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Please also explain in terms of closure of these languages and plot a difference using specific example.

I am interpreted like this and now i am confused.

S1 and S2 are two languages.

"S --> S1. S2 " ( S1 followed by S2 hence concatenation )

and

"S--> S1.S2" ( S1 'and' S2 hence Intersection)

Correct me where I am going wrong.

P.S :

Also explain , In case of CFL's - Language is closed under Concatenation but not Intersection.

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  • $\begingroup$ Intersection of languages is just like intersection of sets. $\endgroup$ – Yuval Filmus Sep 6 '18 at 4:56
  • $\begingroup$ Your question is a bit hard to understand. $\endgroup$ – Yuval Filmus Sep 6 '18 at 4:56
  • $\begingroup$ @Yuval Filmus Which part is unclear ? $\endgroup$ – CHETAN RAJPUT Sep 6 '18 at 5:01
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The concatenation of two languages $L_1,L_2$ is defined as follows: $$ L_1L_2 = \{w_1w_2 : w_1 \in L_1, w_2 \in L_2\}. $$ In words, we take all words in $L_1$ and concatenate to them all words in $L_2$.

The intersection of two languages $L_1,L_2$ is the set of words they have in common.

As an example, $$ \begin{align*} &\{a\} \{b\} = \{ab\}, && \{a\} \cap \{b\} = \emptyset, \\ &\{a\} \{a\} = \{aa\}, && \{a\} \cap \{a\} = \{a\}, \\ &\{a\} \{a,b\} = \{aa,ab\}, && \{a\} \cap \{a,b\} = \{a\}. \end{align*} $$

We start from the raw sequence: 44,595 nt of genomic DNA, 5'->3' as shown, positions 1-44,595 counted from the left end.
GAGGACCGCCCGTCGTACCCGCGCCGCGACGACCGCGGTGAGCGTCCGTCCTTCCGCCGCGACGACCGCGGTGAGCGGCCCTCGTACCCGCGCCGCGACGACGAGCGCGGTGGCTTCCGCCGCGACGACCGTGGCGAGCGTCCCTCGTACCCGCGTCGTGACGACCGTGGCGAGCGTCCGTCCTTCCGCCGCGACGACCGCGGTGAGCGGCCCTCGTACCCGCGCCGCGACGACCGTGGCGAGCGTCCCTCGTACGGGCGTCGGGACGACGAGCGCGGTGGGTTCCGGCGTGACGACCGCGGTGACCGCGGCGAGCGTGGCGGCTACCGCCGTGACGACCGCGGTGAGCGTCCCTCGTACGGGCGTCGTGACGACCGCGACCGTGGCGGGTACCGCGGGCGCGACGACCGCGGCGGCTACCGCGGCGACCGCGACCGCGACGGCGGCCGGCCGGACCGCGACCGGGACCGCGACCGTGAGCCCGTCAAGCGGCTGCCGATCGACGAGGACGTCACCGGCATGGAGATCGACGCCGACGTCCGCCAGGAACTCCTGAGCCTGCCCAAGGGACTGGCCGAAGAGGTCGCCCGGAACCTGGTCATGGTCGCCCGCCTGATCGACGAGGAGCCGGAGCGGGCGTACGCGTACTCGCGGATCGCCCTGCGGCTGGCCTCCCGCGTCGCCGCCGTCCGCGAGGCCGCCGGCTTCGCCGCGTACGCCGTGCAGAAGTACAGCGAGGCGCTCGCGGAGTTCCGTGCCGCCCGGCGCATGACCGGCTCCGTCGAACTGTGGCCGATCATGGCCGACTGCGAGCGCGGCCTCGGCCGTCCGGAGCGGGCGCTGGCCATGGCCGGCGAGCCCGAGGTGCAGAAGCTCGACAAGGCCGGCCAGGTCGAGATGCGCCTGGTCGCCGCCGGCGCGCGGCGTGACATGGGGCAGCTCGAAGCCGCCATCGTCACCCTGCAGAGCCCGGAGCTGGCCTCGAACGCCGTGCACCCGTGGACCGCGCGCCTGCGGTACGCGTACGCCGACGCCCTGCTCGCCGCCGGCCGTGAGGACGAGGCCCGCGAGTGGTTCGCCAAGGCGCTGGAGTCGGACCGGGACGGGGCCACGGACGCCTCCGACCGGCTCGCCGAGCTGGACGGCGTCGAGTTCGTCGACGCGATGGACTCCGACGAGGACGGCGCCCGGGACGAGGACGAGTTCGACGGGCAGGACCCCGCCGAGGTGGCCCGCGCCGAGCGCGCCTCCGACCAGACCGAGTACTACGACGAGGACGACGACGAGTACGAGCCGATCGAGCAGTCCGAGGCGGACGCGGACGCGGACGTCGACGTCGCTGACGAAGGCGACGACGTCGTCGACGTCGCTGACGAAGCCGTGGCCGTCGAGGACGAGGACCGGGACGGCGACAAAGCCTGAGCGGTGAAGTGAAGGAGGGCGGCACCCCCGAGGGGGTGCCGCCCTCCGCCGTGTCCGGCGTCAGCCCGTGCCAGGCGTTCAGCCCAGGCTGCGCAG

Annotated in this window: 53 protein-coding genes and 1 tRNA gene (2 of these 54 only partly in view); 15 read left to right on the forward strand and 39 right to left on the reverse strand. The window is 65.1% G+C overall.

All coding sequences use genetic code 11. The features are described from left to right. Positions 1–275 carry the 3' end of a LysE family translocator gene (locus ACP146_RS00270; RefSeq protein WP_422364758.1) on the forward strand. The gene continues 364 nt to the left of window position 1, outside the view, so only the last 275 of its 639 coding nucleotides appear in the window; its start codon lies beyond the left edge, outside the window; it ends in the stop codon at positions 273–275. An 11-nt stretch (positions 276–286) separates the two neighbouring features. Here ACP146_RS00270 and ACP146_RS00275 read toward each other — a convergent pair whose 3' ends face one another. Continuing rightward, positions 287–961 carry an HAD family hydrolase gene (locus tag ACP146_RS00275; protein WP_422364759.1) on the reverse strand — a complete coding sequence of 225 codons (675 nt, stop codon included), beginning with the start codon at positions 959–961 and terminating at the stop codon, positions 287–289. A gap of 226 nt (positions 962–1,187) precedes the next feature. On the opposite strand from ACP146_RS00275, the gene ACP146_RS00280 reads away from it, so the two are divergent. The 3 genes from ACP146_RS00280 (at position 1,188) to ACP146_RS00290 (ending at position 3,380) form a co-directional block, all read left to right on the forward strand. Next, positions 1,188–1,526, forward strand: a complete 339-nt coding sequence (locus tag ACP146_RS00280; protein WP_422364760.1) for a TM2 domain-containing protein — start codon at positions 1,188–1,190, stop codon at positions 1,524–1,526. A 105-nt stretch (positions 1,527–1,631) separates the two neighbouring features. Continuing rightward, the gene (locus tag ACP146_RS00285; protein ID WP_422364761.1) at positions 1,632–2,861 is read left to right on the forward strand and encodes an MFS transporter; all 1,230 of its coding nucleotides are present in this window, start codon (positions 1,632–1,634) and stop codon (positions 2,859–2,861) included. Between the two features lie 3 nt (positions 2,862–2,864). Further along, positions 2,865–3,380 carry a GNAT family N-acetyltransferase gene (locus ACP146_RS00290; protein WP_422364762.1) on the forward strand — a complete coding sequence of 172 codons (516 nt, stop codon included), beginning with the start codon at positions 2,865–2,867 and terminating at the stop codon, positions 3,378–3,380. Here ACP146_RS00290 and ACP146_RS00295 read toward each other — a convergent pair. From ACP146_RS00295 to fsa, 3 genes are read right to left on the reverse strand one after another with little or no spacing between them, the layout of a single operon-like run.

The concatenation and intersection of two regular languages is regular. In contrast, while the concatenation of two context-free languages is always context-free, their intersection is not always context-free. The standard example is $\{a^nb^nc^m : n,m \geq 0\} \cap \{a^nb^mc^m : n,m \geq 0\} = \{a^nb^nc^n : n \geq 0\}$. However, the intersection of a context-free language with a regular language is always context-free.

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  • $\begingroup$ Yuval Filmus : Can u frame a simple CFG for concatenation and intersection of two languages. $\endgroup$ – CHETAN RAJPUT Sep 6 '18 at 5:20
  • $\begingroup$ I suggest consulting a textbook on automata and formal languages. $\endgroup$ – Yuval Filmus Sep 6 '18 at 5:37
  • $\begingroup$ Given context-free grammars for $L_1,L_2$ with starting symbols $S_1,S_2$, you can create a context-free grammar for $L_1L_2$ by adding a new starting symbol $S$ and a production $S \to S_1S_2$. A similar construction works for union, using the productions $S \to S_1|S_2$. Since the context-free languages are not closed under intersection, no such construction is possible for intersection. $\endgroup$ – Yuval Filmus Sep 6 '18 at 5:41
  • $\begingroup$ It will be fine if u can frame a regular for complement and intersection as cfg not closed under intersection $\endgroup$ – CHETAN RAJPUT Sep 6 '18 at 17:19
  • $\begingroup$ You are basically asking me to reproduce a textbook on context-free languages. Many such textbooks and lecture notes exist, and should contain all the information you seek. $\endgroup$ – Yuval Filmus Sep 6 '18 at 17:21

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